On Wednesday night a bunch of us met at Montadito's aka my Wednesday night home for the next too many weeks to count. This bar/tapas place is all over the city but the one we went to was in Plaza Santa Ana, and it's things like this - the plaza, the dinner that stretches for four hours, the wine with friends on a weekday night - that people (me?) think of when they think of Europe. We were talking about this as we sipped (ok chugged, sangria tastes like juice) our drinks, and comparing how different it is in the States. Hmm.. Things are different here for sure, but we're also a very privileged bunch who got to come over here, get our Master's degree paid for, and receive a monthly stipend just because we happened to have been born in an English-speaking country. In an earlier post I mentioned that unemployment among people my age-group is enormously high, and it's tough not feeling somewhat guilty that it's so easy for us while other people are really struggling. And as much as I love travel and living abroad, I'm really reluctant to idealize life in a foreign country (or a domestic one, just sayin'). I think it can be really irresponsible for people to drop in on a place, take the best of what the country has to offer, and ignore the fact that theirs isn't a typical experience. That's how a lot of travel is, though. Maybe we ignore it when we're abroad because once we go back to our real lives it's right there staring us in the face.
The next morning I read in a new series on the job situation in Spain, that one particular woman my age had studied English, German and Spanish Language Education, but was unable to find employment. She'd applied for a number of scholarship programs much like the one I'm in and was denied acceptance to all. Take note: I am very very much of the opinion that the simple fact of being born outside a certain country should not preclude you from the opportunity of employment in that country (I'm talking to you, Border Patrol), however, something seems off in the fact that it's so difficult for qualified Spaniards to get available work. http://www.elpais.com/articulo/espana/Igual/Lost/serie/elpepuesp/20100922elpepunac_24/Tes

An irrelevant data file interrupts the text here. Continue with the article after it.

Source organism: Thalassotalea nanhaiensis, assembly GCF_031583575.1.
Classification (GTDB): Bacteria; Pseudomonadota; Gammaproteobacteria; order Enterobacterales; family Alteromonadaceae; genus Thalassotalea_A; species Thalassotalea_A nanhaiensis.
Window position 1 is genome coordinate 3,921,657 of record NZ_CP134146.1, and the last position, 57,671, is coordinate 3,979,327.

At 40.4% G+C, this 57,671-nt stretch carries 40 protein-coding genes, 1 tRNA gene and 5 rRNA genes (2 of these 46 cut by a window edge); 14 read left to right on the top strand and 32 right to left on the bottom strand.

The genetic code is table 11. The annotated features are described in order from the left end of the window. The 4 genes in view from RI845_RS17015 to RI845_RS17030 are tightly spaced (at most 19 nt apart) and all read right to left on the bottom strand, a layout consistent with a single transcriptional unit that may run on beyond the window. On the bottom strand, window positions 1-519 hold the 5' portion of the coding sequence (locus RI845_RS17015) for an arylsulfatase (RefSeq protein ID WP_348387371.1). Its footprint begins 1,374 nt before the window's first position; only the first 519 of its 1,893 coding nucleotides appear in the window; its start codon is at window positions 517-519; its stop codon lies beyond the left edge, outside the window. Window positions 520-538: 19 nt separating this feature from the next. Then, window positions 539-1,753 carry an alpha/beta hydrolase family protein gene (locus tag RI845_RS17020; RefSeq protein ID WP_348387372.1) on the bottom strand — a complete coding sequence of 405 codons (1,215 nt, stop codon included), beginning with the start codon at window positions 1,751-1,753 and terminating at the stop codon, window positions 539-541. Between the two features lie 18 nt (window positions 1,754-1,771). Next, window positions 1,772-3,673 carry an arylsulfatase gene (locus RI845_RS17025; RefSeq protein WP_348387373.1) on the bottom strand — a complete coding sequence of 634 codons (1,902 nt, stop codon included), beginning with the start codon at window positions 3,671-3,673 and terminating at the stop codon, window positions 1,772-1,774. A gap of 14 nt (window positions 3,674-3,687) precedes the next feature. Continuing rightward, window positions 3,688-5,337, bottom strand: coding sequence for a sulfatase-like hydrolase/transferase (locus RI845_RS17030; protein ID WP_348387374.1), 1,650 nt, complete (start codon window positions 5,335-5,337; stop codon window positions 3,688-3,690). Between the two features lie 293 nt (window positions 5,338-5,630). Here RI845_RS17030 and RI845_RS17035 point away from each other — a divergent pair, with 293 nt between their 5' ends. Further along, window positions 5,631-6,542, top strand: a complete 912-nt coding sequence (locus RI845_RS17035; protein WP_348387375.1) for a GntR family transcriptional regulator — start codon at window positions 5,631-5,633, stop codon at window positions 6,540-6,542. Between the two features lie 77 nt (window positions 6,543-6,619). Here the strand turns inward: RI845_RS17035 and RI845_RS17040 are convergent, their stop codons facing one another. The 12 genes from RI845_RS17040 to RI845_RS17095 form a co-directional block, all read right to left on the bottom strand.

I'm working on a Powerpoint presentation for when I start at Colegio and have the first class to introduce myself and where I'm from - don't worry, I include Goldie Gopher in the Minnesota slide. I have pictures from the other places I've lived, and it's going to be fun explaining how I was in Quito for four months but "the only Spanish I know is 'hola,' 'buenos días,' y 'adiós'." This is what the English professor at the Colegio told me to say if the kids ask, so they don't try to speak Spanish with me. "Party peeps, it's very important that you all learn Spanish. It's so important that I only speak English and know only four words outside of my language." In our grad classes we're learning ways to avoid using Spanish with the students if they don't understand a word. For example, if they don't know the word 'apple,' you can say it's red and it's a fruit, and then hopefully they'll be able to understand you're talking about a manzana. I heard from another girl that she was explaining this technique to her students and had turned it into a game by coming up with words for her students to describe to another student, so she could try to guess based on the description. The first hint the class gave was "It's brown." The student didn't know. The second hint: "It's the perfect substitute for sex."